Pokémon Go: What Do Parents Need to Know?
Some people may feel déjà vu now, hearing the word “Pokémon” everywhere. No, it is not a video game or a cartoon from the 90s; it is a new app that makes the whole world talk about it. Surprisingly, the number of Google searches for this word is bigger than the always-popular porn searches by 33%. People seem to be obsessed with this game; now they spend more time on it (43 minutes per day) than on WhatsApp (30 minutes), Instagram (25 minutes) and Snapchat (22 minutes). So, what’s the app about?
The game features once popular Pokémon characters that you need to find; the more – the better. The game has 174 of them. You can find these creatures anywhere outside as the game is connected to the real world. To play the game, you need to have activated GPS and have the Internet connection. Then, you go for a walk and can see your movement on the screen.
Your main goal is to find and catch as many Pokémon characters as you can which you can then use to wage war against other players.
As with pretty much everything, the app has positive and negative sides. Let’s take a look at some of them.
Physical activity. Well, this is the part of the game that everyone praises. The app has made many people get up and go for a walk or a bike ride. Many say that it is much better than all the other video games and apps, as people move instead of sitting.
Many people post screenshots from step-counting applications saying how many miles they’ve walked today.
Having fun with friends. Many kids play this game with friends. This allows them spending time together, compete a little bit and have fun. Many users have also been telling to make new friends while playing the game.
Getting one’s bearings. The app also allows you to explore new places in your city and to see new locations. You will know your surroundings better, which is definitely a plus.
Inappropriate locations. Many people have been complaining about the inappropriate places for a Pokémon haunt. People tried to catch characters on graveyards, in the Holocaust Museum, in hospitals, etc.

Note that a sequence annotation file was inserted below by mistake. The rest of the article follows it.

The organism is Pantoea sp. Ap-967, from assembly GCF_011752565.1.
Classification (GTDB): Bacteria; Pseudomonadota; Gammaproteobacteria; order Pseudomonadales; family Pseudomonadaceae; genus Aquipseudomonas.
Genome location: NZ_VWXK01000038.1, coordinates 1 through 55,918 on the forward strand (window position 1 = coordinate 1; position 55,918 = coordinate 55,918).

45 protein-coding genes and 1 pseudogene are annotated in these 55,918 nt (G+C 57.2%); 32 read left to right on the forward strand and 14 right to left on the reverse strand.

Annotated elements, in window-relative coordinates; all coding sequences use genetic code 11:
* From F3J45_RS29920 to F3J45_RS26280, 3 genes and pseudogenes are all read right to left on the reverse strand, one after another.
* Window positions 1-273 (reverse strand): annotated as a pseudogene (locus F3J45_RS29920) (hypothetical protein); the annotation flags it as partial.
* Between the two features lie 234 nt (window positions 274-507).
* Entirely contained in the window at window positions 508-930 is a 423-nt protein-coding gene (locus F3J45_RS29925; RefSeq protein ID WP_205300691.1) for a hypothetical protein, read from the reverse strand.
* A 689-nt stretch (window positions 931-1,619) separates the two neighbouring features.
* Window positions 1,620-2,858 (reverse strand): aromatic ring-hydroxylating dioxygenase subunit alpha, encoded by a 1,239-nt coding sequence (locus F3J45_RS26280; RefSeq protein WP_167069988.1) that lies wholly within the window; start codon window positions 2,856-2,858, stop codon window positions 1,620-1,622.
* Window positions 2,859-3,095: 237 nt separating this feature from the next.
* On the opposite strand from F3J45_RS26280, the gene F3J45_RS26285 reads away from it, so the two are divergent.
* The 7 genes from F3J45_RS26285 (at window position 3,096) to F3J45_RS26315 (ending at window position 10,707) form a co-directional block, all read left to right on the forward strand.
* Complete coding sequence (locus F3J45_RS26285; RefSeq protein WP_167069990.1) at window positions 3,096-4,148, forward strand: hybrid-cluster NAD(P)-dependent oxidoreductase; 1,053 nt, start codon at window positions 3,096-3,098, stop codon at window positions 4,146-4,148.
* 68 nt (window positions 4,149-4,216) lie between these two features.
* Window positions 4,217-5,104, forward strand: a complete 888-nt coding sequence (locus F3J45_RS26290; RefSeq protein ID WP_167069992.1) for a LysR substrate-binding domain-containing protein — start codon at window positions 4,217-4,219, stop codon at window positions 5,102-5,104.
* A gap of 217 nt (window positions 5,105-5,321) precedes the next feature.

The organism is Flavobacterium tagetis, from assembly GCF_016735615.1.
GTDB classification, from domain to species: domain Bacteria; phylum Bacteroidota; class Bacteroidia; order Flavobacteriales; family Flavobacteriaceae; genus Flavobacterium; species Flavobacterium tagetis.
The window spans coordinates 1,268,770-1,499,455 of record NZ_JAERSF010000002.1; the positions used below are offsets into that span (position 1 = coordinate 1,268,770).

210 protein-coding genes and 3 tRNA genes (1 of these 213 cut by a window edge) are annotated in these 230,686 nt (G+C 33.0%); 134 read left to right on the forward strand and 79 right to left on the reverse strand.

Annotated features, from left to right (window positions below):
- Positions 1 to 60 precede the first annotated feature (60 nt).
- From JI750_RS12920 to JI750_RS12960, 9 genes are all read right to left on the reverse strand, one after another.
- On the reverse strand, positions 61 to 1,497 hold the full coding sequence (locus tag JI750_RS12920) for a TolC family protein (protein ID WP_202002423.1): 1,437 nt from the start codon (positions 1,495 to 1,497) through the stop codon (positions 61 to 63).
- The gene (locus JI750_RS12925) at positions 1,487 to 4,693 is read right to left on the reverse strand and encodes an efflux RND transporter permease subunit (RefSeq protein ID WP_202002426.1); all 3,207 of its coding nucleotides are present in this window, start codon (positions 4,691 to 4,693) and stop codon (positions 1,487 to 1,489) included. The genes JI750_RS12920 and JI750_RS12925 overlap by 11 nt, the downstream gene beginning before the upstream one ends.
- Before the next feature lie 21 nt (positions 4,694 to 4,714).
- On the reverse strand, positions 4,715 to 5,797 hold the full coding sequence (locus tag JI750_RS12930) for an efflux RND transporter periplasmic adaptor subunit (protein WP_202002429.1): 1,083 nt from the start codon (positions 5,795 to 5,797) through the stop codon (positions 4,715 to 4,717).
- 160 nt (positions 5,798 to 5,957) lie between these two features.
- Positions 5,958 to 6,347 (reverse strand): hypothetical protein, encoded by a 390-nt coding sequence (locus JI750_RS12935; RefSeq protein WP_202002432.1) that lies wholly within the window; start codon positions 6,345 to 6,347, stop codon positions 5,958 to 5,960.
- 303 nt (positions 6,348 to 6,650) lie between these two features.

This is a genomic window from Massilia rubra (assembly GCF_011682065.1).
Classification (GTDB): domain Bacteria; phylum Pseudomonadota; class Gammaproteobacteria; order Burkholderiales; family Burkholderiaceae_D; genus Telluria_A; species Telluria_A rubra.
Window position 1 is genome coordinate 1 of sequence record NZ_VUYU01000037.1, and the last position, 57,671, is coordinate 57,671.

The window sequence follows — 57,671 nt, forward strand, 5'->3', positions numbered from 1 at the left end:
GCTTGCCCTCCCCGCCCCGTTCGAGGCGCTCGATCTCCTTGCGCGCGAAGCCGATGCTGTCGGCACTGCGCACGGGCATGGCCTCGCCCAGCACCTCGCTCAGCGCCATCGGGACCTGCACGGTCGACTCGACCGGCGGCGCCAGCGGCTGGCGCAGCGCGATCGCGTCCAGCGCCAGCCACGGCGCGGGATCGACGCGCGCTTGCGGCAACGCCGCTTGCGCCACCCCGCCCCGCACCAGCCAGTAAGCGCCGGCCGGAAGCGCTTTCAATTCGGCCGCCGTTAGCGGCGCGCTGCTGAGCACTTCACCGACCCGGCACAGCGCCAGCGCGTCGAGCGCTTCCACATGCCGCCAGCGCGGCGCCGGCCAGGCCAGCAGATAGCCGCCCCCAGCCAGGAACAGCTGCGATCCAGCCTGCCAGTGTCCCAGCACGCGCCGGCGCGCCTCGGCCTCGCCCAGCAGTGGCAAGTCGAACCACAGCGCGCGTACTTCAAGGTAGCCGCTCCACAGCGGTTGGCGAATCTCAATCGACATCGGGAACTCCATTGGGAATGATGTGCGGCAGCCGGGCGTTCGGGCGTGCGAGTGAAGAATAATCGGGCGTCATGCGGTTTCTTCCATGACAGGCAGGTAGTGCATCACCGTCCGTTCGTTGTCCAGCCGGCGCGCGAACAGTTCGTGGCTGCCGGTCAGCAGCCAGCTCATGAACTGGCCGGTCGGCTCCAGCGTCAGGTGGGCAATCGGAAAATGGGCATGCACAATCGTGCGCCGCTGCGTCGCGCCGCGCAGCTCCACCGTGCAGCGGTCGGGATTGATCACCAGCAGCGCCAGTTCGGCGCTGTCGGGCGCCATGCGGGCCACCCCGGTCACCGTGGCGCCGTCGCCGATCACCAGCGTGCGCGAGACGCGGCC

While the game is fun to play, it does not often have many boundaries location-wise. Here is the Holocaust Museum snap.
Lure. Lure is the app’s feature that is supposed to bring Pokémon creatures (and other players) to your exact location. Unfortunately, this can be used by people with evil intentions luring you into a trap. There has already been a case in Missouri where four men lured people to a parking lot and robbed them.
Attention issues. You know how the kids are when they like something. They tend to forget about all the other things in the world. In this case, they can forget about their homework, pedestrian safety, their hobbies, etc.
Playing this game is a real trend that a big number of kids and teens cannot resist. If your children are also into it and you allow it, you need to make some rules and take some safety measures. Here are some suggestions:
- Not going by yourself. Tell your kids to play with their friends instead of going by themselves. It is safer and more fun.
- Being attentive while searching. Well, not getting under the car is quite a simple rule. Many people get carried away when they play Pokémon Go not looking where they are going. Remind your kids to watch their steps.
Not going to far unfamiliar places. It especially concerns younger kids. Searching in your neighborhood, at school or other familiar places is fine, but going somewhere they’ve never been before is quite unsafe. If your kids are so crazy to go to new places to look, you can go with them. It can be a nice opportunity to spend some time together and to have fun.
- Using monitoring apps. This rule is for you. You can ask your kids not to go far and to come back home at the particular hours, but kids are kids; they disobey. You can monitor their location to make sure they are where they’re supposed to be.
It is hard to say whether parents should allow or forbid their kids to play Pokémon Go. One thing is clear: if you allow it, make sure they play it safely and are not carried away.